Renting a van and then giving it the required makeover was quite a cumbersome task, the two travel junkies exclaim. "It was quite a journey I would say. We painted the caravan almost three times, however, it was great learning how the paint reacts with metal. The interior also had a lot of local elements because we wanted to make it more personalised. The minute we hit Gangtok, I remember, the local people went to unfathomable lengths to help fix her up. One long, painful all-nighter and another mentally exhausting scary midnight garage rendezvous later, our caravan was finally bright and happy on this sojourn around Sikkim! Back in Bengaluru, when she was first painted blue, the colour was totally messed up. We didn't know any better and it turned out very dark and meh. After a whole week of paint prep, we had to go back to the drawing board for the second time. And that's when we got her to this minty fresh blue which we absolutely loved. But with Indian vehicle modification laws came the decision to wrap her in white vinyl sticker to get her across state borders without cops causing issues. We went with a simplistic nature theme with Sikkimese style Thangka clouds, all handpainted and designed a day before it went up on Luna, our van," says Ankita, beaming with laughter. They called the van Luna because they wanted a feminine name — Luna the moon and Luna Lovegood from Harry Potter. "The name has a lot of connotations, also, we wanted a quirky name. And so we decided on this," she adds.
Creating it from scratch: They called the van Luna because they wanted a feminine name — Luna the moon and Luna Lovegood from Harry Potter
The duo had an environment-friendly policy on their trip — leaving a place behind better than you found it. "We had trash cans, bags to collect everything that we were throwing away for that entire month. We were also careful with our waste and cleaned up as well wherever we were going," says Sharanya. They also gave random strangers a lift as they saw a lot of people just walk from their fields to their homes. So when they saw someone walking with a load on their backs, they just stopped and asked them to come on board with them.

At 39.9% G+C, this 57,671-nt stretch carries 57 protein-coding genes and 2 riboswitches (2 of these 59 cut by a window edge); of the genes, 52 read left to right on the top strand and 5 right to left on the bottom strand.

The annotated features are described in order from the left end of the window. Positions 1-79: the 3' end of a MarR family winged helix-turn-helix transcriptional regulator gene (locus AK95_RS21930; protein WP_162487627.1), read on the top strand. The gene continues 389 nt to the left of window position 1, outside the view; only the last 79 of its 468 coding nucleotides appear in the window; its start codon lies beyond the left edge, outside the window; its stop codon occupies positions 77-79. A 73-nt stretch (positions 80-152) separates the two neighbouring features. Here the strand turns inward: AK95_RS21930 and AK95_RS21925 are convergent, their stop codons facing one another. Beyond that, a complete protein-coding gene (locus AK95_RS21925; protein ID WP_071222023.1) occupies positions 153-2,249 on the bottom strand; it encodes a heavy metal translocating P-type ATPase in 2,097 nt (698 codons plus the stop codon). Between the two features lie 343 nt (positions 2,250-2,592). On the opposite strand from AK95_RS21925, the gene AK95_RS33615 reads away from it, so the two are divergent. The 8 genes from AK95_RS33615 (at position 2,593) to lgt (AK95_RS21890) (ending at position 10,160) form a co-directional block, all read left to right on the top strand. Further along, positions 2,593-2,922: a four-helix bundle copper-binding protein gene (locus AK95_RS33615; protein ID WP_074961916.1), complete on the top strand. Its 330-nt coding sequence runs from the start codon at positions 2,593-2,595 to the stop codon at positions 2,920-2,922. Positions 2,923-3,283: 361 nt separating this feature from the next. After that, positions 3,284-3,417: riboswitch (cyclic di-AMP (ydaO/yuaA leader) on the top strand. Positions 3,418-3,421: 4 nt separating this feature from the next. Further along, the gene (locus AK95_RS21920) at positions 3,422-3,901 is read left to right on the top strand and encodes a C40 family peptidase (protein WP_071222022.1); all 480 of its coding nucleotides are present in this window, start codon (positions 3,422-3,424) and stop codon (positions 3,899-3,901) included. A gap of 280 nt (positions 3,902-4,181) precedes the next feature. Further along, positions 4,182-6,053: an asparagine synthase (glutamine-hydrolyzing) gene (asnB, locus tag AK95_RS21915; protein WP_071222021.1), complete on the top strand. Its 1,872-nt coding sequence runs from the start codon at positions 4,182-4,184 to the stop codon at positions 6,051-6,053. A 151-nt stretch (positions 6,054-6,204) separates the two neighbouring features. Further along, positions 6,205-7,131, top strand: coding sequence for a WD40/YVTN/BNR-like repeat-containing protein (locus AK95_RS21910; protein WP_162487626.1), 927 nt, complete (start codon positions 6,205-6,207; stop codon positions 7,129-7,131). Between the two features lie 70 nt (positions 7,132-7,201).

So, why Sikkim?
They wanted to explore the Northeast as they felt there are so many different landscapes in a very small space. "Sikkim is also culturally super rich — so many tribes, a lot of Buddhist influence, local food and local wine. We had a really nice and varied range of experiences. Although we were a tad apprehensive about the weather during the months of April and May, as it is the monsoon season there, and also, not all the states there are equipped with good roads and infrastructure. We were basically seeking a balance, where a state would give us an ample amount of things to do in a month while giving us a lot to explore in terms of terrains. That’s how we zeroed in on Sikkim,” Sharanya explains.
Travel to make a living: Their trip was sponsored by Jockey India and Jockey Women, who were their outdoor partners. They were also associated with a self-care brand called Amrutham
Through their social media posts, one can definitely glance through the myriad changes in Sikkim’s landscape. West Sikkim, which is where their journey began, is full of green and scenic panoramas, while way up in the northern parts gave them the much-needed cultural experiences as the area is full of monasteries. They could also interact with the local community members from the Bhutia and Lepcha tribes. "We weren't allowed to drive the caravan as it was a heavy motor vehicle and we didn't have the license. We were required to have a local driver because of the rough terrains. We did drive a bit on the way though. The local people there were incredible and it's a very welcoming state. They were all so curious about the van and what we were doing. We didn't sleep in the van every night as we also wanted to mingle with the locals and stay in their homes — we had momo-making sessions and even rhododendron wine-making sessions on some of the days. People were the highlight of our trip I feel," says Ankita.
Before beginning, the duo had pitched their idea to almost 50 brands and then, three came on board finally for Caravan Chronicles. Before becoming full-time travellers, Sharanya was with brand management and advertising for 7 years and Ankita was in a production house in Mumbai for two years. Speaking about why caravanning was a completely different experience, Ankita says, "It's a very different experience in a caravan. You get to sleep inside and cook inside, so it's basically like a portable home. We had two sofa-cum-beds, a lot of storage space, vessels, stove, cooker, a desk to get work done and even some space for our camping gear. This wouldn't have been possible in a car or a bike."